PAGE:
With the London and Boston Marathons having taken place in recent weeks, we began to think about the technologies involved in sport and how they compare to technologies used in Business Intelligence.
Athletics, football and baseball all use similar technologies and theories to some of those employed in Business Intelligence. Athletics uses tracking tags in events such as the London Marathon, while football uses “MiCoach”, which creates Dashboards similar to those used in BI. For its part, baseball uses a concept called “Moneyball” which can be closely compared with RFM analysis.
The London Marathon
IPICO sports tags are used during the London Marathon to time the athletes taking part. The tag is placed on the athlete’s trainer and allows the organisers to time each athlete individually with ease.
The tag is activated when it crosses the antenna which then feeds to the reader. This is done at the finish line as well as at the halfway point of the race.
Business Intelligence can be used to track a similar technology. A packaging company, for example, can provide customers with a film-packing machine, providing the film upfront and permitting the customer to pay per number of wraps rather than pay for each role. This data is recorded by similar technology used by IPICO sports tags, with a sensor logging each time a wrap is made. This data is picked up by a Business Intelligence vendor and sent to the packaging company.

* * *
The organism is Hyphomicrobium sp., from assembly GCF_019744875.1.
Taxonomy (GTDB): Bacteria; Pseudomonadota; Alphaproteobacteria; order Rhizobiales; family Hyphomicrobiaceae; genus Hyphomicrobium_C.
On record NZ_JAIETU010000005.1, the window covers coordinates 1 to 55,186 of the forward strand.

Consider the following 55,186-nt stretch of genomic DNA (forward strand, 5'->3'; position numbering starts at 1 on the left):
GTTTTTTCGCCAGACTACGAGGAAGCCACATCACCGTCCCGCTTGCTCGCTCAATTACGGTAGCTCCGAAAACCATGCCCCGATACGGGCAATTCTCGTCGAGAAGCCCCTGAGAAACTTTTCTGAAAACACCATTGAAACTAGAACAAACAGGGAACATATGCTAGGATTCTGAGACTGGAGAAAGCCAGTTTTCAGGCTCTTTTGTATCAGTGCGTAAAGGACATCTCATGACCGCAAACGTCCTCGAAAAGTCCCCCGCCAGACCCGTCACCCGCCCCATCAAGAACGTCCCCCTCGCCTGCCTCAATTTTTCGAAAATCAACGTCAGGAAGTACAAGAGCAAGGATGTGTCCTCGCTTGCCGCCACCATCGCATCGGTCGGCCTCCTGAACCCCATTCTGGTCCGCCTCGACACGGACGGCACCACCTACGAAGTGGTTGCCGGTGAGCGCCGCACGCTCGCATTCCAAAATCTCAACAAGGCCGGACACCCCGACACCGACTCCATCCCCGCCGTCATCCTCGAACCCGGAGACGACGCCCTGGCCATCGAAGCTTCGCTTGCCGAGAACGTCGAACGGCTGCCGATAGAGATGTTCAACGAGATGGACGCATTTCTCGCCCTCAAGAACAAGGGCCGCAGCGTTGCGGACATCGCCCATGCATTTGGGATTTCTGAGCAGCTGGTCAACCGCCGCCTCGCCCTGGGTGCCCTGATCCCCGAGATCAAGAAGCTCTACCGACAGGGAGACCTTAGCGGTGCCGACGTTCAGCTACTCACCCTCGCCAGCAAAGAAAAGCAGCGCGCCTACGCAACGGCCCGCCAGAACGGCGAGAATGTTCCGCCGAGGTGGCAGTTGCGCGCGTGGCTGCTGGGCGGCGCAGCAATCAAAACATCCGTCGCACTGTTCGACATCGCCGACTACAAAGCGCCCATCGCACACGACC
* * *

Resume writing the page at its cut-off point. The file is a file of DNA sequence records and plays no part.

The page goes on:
Professional football clubs use wearable technology to get a deep analysis of their players’ performance. Used in both training and matches, technologies such as Adidas’ “MiCoach” allow the coaching staff to drill down into the performance data collected.
The foundation of this is very similar to Cloud-based Business Intelligence, only instead of player performance data, Business intelligence uses business performance data.
Here at Matillion, business data is collected from numerous databases within the company, from different locations, even different countries. This is collected through the Matillion data accelerator and stored in the Cloud, ready for the business user to drill down into the data.
“Moneyball” is a concept used in baseball and concerns signing players based on statistics – in essence, each statistic is given a score and players are compared to see who is the best value to buy.
The concept of “Moneyball” can be compared to RFM Cluster Analysis, a marketing technique used for analysing customer behaviour. RFM Stands for Recency, Frequency, Monetary. RFM uses data mining algorithms to identify buyer types/groups with similarities. This enables users to identify groups of buyers to allow more focused and effective marketing.
Similar statistics are used to compare baseball players when using “Moneyball”. By comparing the recency and frequency of runs as well as the monetary value of a player, baseball teams can compare players in a similar manner to RFM users comparing sales. This allows them to sign the best value player statistically. This was used to great success by Boston Red Sox, resulting in them winning the World Series.
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